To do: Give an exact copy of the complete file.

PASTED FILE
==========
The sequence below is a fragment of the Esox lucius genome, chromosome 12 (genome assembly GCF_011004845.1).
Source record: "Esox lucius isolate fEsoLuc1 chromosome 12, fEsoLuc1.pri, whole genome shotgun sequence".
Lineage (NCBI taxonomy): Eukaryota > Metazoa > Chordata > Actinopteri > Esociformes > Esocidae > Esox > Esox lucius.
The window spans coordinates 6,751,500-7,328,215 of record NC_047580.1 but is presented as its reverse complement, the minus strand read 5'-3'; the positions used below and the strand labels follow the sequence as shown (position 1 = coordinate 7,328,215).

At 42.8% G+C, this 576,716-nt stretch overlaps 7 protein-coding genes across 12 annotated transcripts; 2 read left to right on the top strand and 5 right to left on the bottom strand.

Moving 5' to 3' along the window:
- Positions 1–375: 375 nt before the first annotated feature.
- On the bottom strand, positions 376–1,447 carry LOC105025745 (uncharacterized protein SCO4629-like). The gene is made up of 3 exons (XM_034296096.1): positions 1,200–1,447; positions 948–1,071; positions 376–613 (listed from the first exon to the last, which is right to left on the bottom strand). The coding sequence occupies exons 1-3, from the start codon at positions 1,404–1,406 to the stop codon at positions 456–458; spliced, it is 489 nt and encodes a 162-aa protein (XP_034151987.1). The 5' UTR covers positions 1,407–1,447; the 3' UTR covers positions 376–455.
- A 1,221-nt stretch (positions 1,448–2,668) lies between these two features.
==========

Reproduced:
The sequence below is a fragment of the Esox lucius genome, chromosome 12 (genome assembly GCF_011004845.1).
Source record: "Esox lucius isolate fEsoLuc1 chromosome 12, fEsoLuc1.pri, whole genome shotgun sequence".
Lineage (NCBI taxonomy): Eukaryota > Metazoa > Chordata > Actinopteri > Esociformes > Esocidae > Esox > Esox lucius.
The window spans coordinates 6,751,500-7,328,215 of record NC_047580.1 but is presented as its reverse complement, the minus strand read 5'-3'; the positions used below and the strand labels follow the sequence as shown (position 1 = coordinate 7,328,215).

At 42.8% G+C, this 576,716-nt stretch overlaps 7 protein-coding genes across 12 annotated transcripts; 2 read left to right on the top strand and 5 right to left on the bottom strand.

Moving 5' to 3' along the window:
- Positions 1–375: 375 nt before the first annotated feature.
- On the bottom strand, positions 376–1,447 carry LOC105025745 (uncharacterized protein SCO4629-like). The gene is made up of 3 exons (XM_034296096.1): positions 1,200–1,447; positions 948–1,071; positions 376–613 (listed from the first exon to the last, which is right to left on the bottom strand). The coding sequence occupies exons 1-3, from the start codon at positions 1,404–1,406 to the stop codon at positions 456–458; spliced, it is 489 nt and encodes a 162-aa protein (XP_034151987.1). The 5' UTR covers positions 1,407–1,447; the 3' UTR covers positions 376–455.
- A 1,221-nt stretch (positions 1,448–2,668) lies between these two features.